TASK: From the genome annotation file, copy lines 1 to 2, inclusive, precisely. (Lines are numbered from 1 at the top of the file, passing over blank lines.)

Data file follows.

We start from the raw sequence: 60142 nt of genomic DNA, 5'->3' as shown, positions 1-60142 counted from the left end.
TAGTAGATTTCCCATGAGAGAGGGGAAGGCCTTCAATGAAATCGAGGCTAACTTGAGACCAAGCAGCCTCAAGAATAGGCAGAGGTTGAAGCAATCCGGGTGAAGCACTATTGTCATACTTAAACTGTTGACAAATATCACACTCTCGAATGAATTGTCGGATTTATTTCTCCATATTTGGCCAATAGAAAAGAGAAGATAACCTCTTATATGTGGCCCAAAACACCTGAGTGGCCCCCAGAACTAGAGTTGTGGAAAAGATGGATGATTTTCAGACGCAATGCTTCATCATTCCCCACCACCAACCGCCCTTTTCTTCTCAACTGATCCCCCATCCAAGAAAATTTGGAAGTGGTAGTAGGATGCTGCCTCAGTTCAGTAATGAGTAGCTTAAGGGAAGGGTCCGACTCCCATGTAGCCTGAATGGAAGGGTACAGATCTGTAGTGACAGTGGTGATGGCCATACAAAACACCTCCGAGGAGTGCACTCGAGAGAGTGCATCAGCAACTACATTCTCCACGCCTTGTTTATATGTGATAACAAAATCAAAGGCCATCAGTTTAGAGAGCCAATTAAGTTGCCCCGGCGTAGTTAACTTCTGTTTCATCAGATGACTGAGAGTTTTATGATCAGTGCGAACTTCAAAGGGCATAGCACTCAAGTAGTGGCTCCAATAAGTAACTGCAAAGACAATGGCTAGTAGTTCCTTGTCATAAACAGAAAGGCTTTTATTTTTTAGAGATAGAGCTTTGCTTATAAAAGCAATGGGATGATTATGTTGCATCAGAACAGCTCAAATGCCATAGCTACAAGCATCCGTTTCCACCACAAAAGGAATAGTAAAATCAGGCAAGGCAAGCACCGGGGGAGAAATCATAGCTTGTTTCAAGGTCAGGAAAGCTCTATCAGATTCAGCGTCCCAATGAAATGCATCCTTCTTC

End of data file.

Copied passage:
We start from the raw sequence: 60142 nt of genomic DNA, 5'->3' as shown, positions 1-60142 counted from the left end.
TAGTAGATTTCCCATGAGAGAGGGGAAGGCCTTCAATGAAATCGAGGCTAACTTGAGACCAAGCAGCCTCAAGAATAGGCAGAGGTTGAAGCAATCCGGGTGAAGCACTATTGTCATACTTAAACTGTTGACAAATATCACACTCTCGAATGAATTGTCGGATTTATTTCTCCATATTTGGCCAATAGAAAAGAGAAGATAACCTCTTATATGTGGCCCAAAACACCTGAGTGGCCCCCAGAACTAGAGTTGTGGAAAAGATGGATGATTTTCAGACGCAATGCTTCATCATTCCCCACCACCAACCGCCCTTTTCTTCTCAACTGATCCCCCATCCAAGAAAATTTGGAAGTGGTAGTAGGATGCTGCCTCAGTTCAGTAATGAGTAGCTTAAGGGAAGGGTCCGACTCCCATGTAGCCTGAATGGAAGGGTACAGATCTGTAGTGACAGTGGTGATGGCCATACAAAACACCTCCGAGGAGTGCACTCGAGAGAGTGCATCAGCAACTACATTCTCCACGCCTTGTTTATATGTGATAACAAAATCAAAGGCCATCAGTTTAGAGAGCCAATTAAGTTGCCCCGGCGTAGTTAACTTCTGTTTCATCAGATGACTGAGAGTTTTATGATCAGTGCGAACTTCAAAGGGCATAGCACTCAAGTAGTGGCTCCAATAAGTAACTGCAAAGACAATGGCTAGTAGTTCCTTGTCATAAACAGAAAGGCTTTTATTTTTTAGAGATAGAGCTTTGCTTATAAAAGCAATGGGATGATTATGTTGCATCAGAACAGCTCAAATGCCATAGCTACAAGCATCCGTTTCCACCACAAAAGGAATAGTAAAATCAGGCAAGGCAAGCACCGGGGGAGAAATCATAGCTTGTTTCAAGGTCAGGAAAGCTCTATCAGATTCAGCGTCCCAATGAAATGCATCCTTCTTC